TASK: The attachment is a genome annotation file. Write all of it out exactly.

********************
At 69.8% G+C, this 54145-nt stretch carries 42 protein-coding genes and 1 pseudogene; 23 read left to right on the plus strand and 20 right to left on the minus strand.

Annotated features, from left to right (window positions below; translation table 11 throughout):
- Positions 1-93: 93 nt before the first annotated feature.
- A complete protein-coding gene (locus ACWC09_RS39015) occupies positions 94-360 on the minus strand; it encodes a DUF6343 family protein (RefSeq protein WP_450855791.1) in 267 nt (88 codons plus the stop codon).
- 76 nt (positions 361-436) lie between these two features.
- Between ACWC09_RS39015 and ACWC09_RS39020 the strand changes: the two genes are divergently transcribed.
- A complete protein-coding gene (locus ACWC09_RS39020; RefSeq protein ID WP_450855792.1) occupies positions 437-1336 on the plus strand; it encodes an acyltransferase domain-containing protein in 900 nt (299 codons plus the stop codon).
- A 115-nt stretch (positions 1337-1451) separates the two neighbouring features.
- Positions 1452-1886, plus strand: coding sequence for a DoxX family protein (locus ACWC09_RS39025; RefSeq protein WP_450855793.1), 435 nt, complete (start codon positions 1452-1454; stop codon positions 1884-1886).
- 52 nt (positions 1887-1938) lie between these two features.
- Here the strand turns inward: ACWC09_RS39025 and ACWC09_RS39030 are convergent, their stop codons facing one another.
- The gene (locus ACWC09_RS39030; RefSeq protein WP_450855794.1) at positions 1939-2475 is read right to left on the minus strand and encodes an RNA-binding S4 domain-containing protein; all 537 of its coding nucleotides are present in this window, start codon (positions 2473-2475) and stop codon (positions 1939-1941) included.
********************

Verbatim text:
At 69.8% G+C, this 54145-nt stretch carries 42 protein-coding genes and 1 pseudogene; 23 read left to right on the plus strand and 20 right to left on the minus strand.

Annotated features, from left to right (window positions below; translation table 11 throughout):
- Positions 1-93: 93 nt before the first annotated feature.
- A complete protein-coding gene (locus ACWC09_RS39015) occupies positions 94-360 on the minus strand; it encodes a DUF6343 family protein (RefSeq protein WP_450855791.1) in 267 nt (88 codons plus the stop codon).
- 76 nt (positions 361-436) lie between these two features.
- Between ACWC09_RS39015 and ACWC09_RS39020 the strand changes: the two genes are divergently transcribed.
- A complete protein-coding gene (locus ACWC09_RS39020; RefSeq protein ID WP_450855792.1) occupies positions 437-1336 on the plus strand; it encodes an acyltransferase domain-containing protein in 900 nt (299 codons plus the stop codon).
- A 115-nt stretch (positions 1337-1451) separates the two neighbouring features.
- Positions 1452-1886, plus strand: coding sequence for a DoxX family protein (locus ACWC09_RS39025; RefSeq protein WP_450855793.1), 435 nt, complete (start codon positions 1452-1454; stop codon positions 1884-1886).
- 52 nt (positions 1887-1938) lie between these two features.
- Here the strand turns inward: ACWC09_RS39025 and ACWC09_RS39030 are convergent, their stop codons facing one another.
- The gene (locus ACWC09_RS39030; RefSeq protein WP_450855794.1) at positions 1939-2475 is read right to left on the minus strand and encodes an RNA-binding S4 domain-containing protein; all 537 of its coding nucleotides are present in this window, start codon (positions 2473-2475) and stop codon (positions 1939-1941) included.